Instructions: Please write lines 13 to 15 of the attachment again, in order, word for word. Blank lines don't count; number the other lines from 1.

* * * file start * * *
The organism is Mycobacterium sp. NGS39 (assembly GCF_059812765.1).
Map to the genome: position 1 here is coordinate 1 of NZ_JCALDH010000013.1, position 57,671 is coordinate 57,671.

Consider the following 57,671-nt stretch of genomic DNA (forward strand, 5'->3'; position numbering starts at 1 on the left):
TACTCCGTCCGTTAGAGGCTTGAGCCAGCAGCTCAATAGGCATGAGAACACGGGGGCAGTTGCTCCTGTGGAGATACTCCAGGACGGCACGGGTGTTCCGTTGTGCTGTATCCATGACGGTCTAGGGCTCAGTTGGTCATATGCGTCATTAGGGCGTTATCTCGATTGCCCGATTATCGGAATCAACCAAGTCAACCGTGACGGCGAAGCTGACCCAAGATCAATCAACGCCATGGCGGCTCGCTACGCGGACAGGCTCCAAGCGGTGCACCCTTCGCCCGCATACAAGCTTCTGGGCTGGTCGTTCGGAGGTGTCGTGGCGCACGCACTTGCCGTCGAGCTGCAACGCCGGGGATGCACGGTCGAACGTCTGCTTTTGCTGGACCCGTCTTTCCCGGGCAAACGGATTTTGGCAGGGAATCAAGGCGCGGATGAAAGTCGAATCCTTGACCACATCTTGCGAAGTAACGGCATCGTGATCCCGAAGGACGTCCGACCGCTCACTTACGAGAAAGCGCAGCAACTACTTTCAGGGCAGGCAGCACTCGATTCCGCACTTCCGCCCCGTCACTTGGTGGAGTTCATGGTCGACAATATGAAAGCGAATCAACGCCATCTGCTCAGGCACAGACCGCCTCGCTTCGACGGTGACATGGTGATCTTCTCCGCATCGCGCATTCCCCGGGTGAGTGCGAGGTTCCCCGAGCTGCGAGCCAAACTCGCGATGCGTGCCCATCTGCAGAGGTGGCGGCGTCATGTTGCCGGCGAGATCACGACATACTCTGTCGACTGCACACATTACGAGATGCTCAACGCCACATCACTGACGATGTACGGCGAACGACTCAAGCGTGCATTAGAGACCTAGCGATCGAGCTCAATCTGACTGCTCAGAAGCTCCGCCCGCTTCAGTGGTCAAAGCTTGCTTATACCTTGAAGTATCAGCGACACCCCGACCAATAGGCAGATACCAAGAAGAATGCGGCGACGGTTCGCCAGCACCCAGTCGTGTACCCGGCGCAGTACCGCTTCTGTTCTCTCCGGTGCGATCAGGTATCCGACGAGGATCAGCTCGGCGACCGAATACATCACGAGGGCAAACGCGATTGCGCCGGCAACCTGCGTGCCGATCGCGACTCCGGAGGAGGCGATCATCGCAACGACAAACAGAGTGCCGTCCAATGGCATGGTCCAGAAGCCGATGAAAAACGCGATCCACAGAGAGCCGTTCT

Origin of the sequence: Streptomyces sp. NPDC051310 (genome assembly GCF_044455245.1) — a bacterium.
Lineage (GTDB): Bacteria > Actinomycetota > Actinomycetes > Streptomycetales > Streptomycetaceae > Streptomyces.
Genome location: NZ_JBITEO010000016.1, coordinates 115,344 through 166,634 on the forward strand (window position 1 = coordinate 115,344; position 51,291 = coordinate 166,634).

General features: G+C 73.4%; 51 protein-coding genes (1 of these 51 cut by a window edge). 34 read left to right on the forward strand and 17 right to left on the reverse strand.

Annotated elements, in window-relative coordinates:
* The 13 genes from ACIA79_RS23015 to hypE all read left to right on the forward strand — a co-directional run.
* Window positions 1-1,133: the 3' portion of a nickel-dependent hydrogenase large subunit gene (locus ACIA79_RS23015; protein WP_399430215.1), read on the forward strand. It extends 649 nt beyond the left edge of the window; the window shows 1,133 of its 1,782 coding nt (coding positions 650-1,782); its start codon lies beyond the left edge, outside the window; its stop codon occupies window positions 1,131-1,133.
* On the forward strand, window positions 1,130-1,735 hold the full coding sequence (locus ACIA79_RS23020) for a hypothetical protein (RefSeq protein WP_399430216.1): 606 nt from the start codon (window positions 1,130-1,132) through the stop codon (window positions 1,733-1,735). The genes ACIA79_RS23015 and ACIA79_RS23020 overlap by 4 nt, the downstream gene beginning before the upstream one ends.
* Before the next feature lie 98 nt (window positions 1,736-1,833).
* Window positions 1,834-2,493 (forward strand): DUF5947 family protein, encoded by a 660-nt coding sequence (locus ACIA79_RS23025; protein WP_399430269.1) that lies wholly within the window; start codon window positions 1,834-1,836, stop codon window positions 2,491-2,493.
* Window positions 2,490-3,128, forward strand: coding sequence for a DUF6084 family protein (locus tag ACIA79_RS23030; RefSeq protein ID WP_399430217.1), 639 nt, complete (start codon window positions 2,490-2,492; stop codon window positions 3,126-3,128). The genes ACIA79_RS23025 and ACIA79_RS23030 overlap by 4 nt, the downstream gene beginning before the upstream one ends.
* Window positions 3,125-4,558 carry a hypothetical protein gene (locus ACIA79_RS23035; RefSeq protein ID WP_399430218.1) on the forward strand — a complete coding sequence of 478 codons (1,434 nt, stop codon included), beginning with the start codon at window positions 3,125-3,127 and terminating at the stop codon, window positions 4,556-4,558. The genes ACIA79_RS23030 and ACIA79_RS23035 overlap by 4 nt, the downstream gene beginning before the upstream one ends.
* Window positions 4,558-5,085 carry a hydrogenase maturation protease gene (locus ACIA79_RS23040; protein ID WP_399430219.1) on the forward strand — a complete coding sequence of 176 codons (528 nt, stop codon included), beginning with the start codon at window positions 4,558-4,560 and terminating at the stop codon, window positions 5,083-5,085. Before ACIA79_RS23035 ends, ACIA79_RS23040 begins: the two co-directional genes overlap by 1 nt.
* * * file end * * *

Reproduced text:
* Before the next feature lie 98 nt (window positions 1,736-1,833).
* Window positions 1,834-2,493 (forward strand): DUF5947 family protein, encoded by a 660-nt coding sequence (locus ACIA79_RS23025; protein WP_399430269.1) that lies wholly within the window; start codon window positions 1,834-1,836, stop codon window positions 2,491-2,493.
* Window positions 2,490-3,128, forward strand: coding sequence for a DUF6084 family protein (locus tag ACIA79_RS23030; RefSeq protein ID WP_399430217.1), 639 nt, complete (start codon window positions 2,490-2,492; stop codon window positions 3,126-3,128). The genes ACIA79_RS23025 and ACIA79_RS23030 overlap by 4 nt, the downstream gene beginning before the upstream one ends.